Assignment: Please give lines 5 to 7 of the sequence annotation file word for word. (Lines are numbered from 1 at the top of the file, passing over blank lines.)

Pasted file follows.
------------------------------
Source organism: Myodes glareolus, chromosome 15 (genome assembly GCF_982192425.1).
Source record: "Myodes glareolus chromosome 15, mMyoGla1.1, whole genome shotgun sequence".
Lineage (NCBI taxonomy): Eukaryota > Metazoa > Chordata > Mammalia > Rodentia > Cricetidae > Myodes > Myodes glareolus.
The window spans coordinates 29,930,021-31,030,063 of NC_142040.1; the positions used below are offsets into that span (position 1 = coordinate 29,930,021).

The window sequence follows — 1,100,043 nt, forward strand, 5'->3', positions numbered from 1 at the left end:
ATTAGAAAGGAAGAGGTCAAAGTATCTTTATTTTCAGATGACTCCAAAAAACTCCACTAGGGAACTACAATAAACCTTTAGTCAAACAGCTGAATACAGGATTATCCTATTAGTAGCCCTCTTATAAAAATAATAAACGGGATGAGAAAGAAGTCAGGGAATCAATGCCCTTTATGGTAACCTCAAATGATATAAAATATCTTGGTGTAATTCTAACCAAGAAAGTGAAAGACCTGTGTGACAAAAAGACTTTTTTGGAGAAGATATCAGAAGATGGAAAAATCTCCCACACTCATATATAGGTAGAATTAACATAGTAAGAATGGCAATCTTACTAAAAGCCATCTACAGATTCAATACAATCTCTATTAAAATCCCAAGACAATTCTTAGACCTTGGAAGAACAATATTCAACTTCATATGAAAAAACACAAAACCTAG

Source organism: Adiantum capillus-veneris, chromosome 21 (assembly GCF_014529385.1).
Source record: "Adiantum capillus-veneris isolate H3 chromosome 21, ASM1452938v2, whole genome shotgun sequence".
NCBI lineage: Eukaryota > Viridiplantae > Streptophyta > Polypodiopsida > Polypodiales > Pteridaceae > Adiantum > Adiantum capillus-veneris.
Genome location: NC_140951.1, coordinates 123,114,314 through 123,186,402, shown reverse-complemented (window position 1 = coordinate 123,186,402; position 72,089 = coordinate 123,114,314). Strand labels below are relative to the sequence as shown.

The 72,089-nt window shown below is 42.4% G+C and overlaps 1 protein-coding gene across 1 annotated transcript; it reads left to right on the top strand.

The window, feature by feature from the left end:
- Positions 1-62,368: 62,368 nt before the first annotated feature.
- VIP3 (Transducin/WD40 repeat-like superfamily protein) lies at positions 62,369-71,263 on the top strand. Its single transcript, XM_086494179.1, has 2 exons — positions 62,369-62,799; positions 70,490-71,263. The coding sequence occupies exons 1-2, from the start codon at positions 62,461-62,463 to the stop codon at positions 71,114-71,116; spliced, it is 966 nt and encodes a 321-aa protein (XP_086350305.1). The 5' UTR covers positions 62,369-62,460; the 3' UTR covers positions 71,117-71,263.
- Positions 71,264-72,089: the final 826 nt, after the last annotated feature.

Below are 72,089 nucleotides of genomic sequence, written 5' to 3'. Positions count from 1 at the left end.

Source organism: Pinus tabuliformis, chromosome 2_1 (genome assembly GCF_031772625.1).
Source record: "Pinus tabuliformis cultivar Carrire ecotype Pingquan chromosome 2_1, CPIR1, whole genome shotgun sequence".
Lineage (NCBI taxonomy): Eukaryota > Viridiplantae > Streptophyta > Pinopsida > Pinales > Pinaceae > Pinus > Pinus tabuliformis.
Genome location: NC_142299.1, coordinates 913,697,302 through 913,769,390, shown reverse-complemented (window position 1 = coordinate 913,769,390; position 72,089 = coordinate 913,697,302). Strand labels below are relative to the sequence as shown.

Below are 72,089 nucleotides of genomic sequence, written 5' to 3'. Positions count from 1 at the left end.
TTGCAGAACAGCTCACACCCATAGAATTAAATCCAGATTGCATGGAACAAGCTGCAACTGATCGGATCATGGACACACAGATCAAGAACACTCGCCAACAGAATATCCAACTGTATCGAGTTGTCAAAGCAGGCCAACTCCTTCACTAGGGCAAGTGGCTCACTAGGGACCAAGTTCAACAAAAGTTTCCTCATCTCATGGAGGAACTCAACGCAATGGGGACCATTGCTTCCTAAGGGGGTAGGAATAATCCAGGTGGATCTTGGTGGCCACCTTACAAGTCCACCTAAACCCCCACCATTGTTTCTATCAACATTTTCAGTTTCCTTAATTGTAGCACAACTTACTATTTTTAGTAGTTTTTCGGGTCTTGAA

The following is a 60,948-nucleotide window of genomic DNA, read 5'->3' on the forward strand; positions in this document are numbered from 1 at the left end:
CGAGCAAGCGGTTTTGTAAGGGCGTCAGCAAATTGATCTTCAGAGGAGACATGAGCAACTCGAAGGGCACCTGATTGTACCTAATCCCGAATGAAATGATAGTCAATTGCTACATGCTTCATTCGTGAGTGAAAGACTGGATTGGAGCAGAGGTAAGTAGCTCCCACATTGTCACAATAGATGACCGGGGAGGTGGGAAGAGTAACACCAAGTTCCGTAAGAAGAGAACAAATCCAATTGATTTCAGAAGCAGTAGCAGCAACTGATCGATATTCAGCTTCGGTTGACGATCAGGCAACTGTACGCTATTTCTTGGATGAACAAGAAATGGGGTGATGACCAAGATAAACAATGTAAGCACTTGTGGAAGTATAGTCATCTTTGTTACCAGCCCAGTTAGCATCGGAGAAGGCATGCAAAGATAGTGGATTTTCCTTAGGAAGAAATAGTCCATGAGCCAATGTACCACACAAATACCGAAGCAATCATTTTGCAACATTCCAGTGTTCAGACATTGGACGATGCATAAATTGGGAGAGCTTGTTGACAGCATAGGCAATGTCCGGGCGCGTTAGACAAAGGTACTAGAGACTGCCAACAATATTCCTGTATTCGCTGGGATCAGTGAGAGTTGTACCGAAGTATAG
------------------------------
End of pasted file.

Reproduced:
The window sequence follows — 1,100,043 nt, forward strand, 5'->3', positions numbered from 1 at the left end:
ATTAGAAAGGAAGAGGTCAAAGTATCTTTATTTTCAGATGACTCCAAAAAACTCCACTAGGGAACTACAATAAACCTTTAGTCAAACAGCTGAATACAGGATTATCCTATTAGTAGCCCTCTTATAAAAATAATAAACGGGATGAGAAAGAAGTCAGGGAATCAATGCCCTTTATGGTAACCTCAAATGATATAAAATATCTTGGTGTAATTCTAACCAAGAAAGTGAAAGACCTGTGTGACAAAAAGACTTTTTTGGAGAAGATATCAGAAGATGGAAAAATCTCCCACACTCATATATAGGTAGAATTAACATAGTAAGAATGGCAATCTTACTAAAAGCCATCTACAGATTCAATACAATCTCTATTAAAATCCCAAGACAATTCTTAGACCTTGGAAGAACAATATTCAACTTCATATGAAAAAACACAAAACCTAG

Source organism: Adiantum capillus-veneris, chromosome 21 (assembly GCF_014529385.1).